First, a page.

'Who is responsible for defective blocks?' - Lone Wolf

Mica redress campaigner is urging Government ministers to come to Donegal to see scale of crisis

The Lone Wolf from Fahan

'Who is responsible for defective blocks?' - Lone Wolf

The Inishowen mica campaigner known as the Lone Wolf from Fahan, who stands sentinel at Bridgend every afternoon, has issued an impassioned plea for the Government to visit Donegal.

Speaking to Doneal Live , he said: “I want Michael D Higgins, Leo Varadkar, Eamon Ryan, Micheál Martin and Darragh O’Brien to come down to Donegal and see what you are putting us through. If there is an ounce of decency in you, make sure you come down. We will be waiting.”

The Lone Wolf from Fahan explained he had adopted the name because he felt the Government was treating him like an animal or a number.

He added: “I want to get the message across, ‘If you’re living outside Dublin, your lives do matter, but, according to the Government, your lives don’t matter’.

“My personal situation was that cracks appeared in my house and garage. A plasterer came to see what he could do. My wife said, ‘I don’t think we have mica’, but something in his face told me otherwise.

“He said he would bring somebody back to check what was happening. The news came, it was mica and we had to get it tested officially.

“When the engineer phoned, it was very abrupt. He just said, ‘Your house, Option One, has to come down to the bottom’. We have now applied for Stage One of the Defective Concrete Blocks Grant Scheme.

“That night, I cried all night and my wife cried all night. I did not know what to do. So then, I started my protest at the bottom of Church Brae in Fahan because it was the only way I could cope.”

The Lone Wolf from Fahan moved into his house in 2011.

He said: “We bought the site in 2004 and we finished building the house in 2010. Between bits and pieces, we moved in 2011.

It was self-build. We did it bit by bit. It was my dream house.

“We were planning, when we got older, to sell the house and whatever few pounds we made, we were going to give it to our children for a deposit for their own homes. I never thought I would have to build the same house twice.

“The [Defective Concrete Blocks Grant] scheme is very difficult. I was told the engineer would cost €5,000 but I would have to wait five or six months because the engineers were so busy. However, If I was prepared to pay €6,000, I could get it done in two months. We paid €6,000.

“They did the tests first to see whether we had mica. Once mica was discovered, they analysed the samples to see how much mica they contained and what strength our blocks were. They also did a lot of other tests. They took eight core samples.”

The emotional homeowner said the Government guidelines specified blocks should contain no more than 1% mica.

He added: “My blocks had 14% mica. According to building regulations blocks should be 7.5 Newtons. My blocks were 5.1 Newtons.
“I was shocked. I cried all night. My wife did the same but I didn’t know she cried. We were both in tears. She say she is ‘just completely lost’.

“This was her dream home. We put blood sweat and tears into it. We paid for everything for this house. We got nothing free. My wife and I and our two children love where we live.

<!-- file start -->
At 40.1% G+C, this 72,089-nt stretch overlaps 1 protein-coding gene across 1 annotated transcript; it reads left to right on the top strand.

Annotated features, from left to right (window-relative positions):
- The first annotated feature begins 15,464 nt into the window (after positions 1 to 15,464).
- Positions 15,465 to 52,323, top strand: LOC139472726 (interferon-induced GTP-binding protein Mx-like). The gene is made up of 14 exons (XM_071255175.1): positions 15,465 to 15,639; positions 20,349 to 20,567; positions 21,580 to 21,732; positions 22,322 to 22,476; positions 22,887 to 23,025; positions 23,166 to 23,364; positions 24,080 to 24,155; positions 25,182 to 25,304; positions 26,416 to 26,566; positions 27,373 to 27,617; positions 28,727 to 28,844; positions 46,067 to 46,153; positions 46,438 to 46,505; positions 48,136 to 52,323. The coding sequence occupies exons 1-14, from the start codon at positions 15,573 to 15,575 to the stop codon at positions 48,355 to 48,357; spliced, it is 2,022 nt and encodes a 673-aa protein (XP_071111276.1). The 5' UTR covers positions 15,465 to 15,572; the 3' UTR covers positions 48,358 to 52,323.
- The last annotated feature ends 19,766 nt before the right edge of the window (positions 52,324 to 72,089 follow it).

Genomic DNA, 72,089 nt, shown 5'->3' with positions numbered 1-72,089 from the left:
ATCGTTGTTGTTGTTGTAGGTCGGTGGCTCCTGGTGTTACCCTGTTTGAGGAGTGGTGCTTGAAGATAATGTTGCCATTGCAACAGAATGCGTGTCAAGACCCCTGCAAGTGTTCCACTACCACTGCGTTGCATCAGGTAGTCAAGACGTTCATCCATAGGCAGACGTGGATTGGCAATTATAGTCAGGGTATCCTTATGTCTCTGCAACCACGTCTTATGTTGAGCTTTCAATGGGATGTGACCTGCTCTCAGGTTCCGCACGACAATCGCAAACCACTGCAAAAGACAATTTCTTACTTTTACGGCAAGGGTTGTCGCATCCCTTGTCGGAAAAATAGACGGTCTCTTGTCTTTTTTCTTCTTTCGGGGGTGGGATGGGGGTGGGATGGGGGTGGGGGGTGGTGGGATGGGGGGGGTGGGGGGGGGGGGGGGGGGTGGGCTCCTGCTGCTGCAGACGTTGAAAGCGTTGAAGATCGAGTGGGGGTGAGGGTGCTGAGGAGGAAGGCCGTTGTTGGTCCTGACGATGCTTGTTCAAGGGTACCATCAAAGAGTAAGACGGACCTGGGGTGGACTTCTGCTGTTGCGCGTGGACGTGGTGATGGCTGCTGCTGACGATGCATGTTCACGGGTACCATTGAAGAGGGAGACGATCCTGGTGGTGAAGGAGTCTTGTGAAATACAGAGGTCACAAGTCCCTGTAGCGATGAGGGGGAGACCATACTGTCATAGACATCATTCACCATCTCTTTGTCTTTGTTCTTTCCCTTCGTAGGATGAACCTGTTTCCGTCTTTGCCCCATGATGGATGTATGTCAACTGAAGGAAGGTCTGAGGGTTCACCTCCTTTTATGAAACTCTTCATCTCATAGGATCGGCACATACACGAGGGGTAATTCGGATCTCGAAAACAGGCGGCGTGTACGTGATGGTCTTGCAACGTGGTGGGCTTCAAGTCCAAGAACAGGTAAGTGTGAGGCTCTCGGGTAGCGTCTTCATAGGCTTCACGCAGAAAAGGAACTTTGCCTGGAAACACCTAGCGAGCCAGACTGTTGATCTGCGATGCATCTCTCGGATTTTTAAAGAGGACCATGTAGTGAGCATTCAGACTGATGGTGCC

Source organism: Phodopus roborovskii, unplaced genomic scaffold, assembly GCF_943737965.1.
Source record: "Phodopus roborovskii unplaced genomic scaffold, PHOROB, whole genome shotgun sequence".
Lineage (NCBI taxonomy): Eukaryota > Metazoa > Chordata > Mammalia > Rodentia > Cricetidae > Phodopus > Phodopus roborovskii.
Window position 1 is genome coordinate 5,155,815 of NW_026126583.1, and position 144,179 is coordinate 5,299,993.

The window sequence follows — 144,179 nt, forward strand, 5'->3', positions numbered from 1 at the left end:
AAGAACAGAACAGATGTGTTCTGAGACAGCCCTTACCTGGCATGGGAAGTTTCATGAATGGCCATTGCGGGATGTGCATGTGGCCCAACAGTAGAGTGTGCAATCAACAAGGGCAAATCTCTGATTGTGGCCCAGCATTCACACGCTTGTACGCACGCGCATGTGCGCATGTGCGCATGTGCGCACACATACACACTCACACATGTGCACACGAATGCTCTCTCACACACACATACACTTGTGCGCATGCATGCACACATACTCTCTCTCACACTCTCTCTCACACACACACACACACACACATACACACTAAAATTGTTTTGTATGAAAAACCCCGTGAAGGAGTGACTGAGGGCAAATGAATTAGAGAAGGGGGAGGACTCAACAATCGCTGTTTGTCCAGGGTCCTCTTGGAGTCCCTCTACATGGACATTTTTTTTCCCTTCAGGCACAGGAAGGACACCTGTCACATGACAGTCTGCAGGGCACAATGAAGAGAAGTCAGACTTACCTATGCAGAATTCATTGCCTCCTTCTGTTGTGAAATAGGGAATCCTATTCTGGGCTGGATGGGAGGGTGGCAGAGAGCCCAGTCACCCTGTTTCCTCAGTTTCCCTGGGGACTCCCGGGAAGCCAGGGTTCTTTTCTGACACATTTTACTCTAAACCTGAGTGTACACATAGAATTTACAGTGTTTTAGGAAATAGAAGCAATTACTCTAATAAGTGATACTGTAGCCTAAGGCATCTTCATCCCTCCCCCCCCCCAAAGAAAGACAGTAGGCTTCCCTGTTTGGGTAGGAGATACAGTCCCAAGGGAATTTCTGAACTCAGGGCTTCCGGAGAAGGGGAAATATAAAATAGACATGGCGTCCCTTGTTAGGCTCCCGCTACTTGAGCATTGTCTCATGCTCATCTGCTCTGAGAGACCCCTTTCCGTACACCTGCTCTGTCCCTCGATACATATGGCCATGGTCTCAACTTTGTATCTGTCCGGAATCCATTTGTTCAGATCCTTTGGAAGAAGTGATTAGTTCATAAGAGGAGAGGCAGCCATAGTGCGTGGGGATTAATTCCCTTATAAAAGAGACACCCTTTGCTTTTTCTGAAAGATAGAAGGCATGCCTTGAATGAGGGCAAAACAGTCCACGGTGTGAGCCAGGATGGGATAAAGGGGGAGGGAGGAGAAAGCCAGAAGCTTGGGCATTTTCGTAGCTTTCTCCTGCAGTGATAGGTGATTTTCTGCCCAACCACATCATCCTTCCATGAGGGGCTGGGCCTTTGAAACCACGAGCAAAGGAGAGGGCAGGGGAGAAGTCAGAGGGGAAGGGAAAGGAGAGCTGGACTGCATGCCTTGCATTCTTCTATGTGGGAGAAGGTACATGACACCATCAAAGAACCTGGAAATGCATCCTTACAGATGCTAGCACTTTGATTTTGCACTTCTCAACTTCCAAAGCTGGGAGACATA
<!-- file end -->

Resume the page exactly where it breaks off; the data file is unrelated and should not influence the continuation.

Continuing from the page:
“The reason I started my daily protest, initially in Fahan, was because I could not cope. I did not want to go on a committee as I would have found that frustrating. My only way of coping was to start protesting at the bottom of Church Brae.

“Then, after a couple of days, I met Paddy Diver and he gave me a sign. Paddy told me most of the mica houses are in Buncrana but if any signs went up, they came down very quickly. I now protest from 4pm to 6pm each day at Bridgend.

“The response has been very good. A lot of people are blowing their horns. I have been overwhelmed by the response. It was even on the Rice Bowl Derry Facebook page. I want to say thank you very much to Mr Chang.

“The response to his Facebook coverage was unbelievable. The feedback was amazing. There were one or two negative comments but that was to be expected.”

The Lone Wolf from Fahan said he would like to know who is responsible for the defective blocks.

He said: “In terms of guidelines, is the Government covering for the manufacturers or are the manufacturers covering for the Government?

“Everyone was aware in 2010 the blocks were not fit for purpose. But now we are hearing about cases of defective blocks after that date.

“I would like the manufacturers and the Government to explain this situation, in the local and national media.

“I would also like people in Killea, Muff and Lifford to stand from 4pm to 6pm with the signs, just to make people aware, that if you are buying a house in Donegal, it could have mica. A lot of people are not aware of the situation.

“Houses are cheap in Donegal and people think they are getting a bargain.

“However, the cracks in these houses are not normal cracks and I don’t want anybody, a mum, dad, granny or granda, to go through the pain myself and my family, and everybody in Ireland, are going though at the moment.”

The Lone Wolf from Fahan also raised the impact vulture funds would have on housing in Ireland in the future.
He said: “Vulture funds are coming into Ireland. They are getting incentives from the Irish Government.

“I want to say to the people of Ireland, wake up because you, your son, daughter, mother, father, granny, granda, will never be able to buy a house again once the vulture funds take over.

“At the minute, when someone rents a council house, they have the option after 10 years to buy that house at a discounted price, but, when the vulture funds come in, that will not happen.

“We do not want Ireland like this. We want our Government to know that the people of Ireland are not going to accept it. We should not accept it,” said the Lone Wolf from Fahan.

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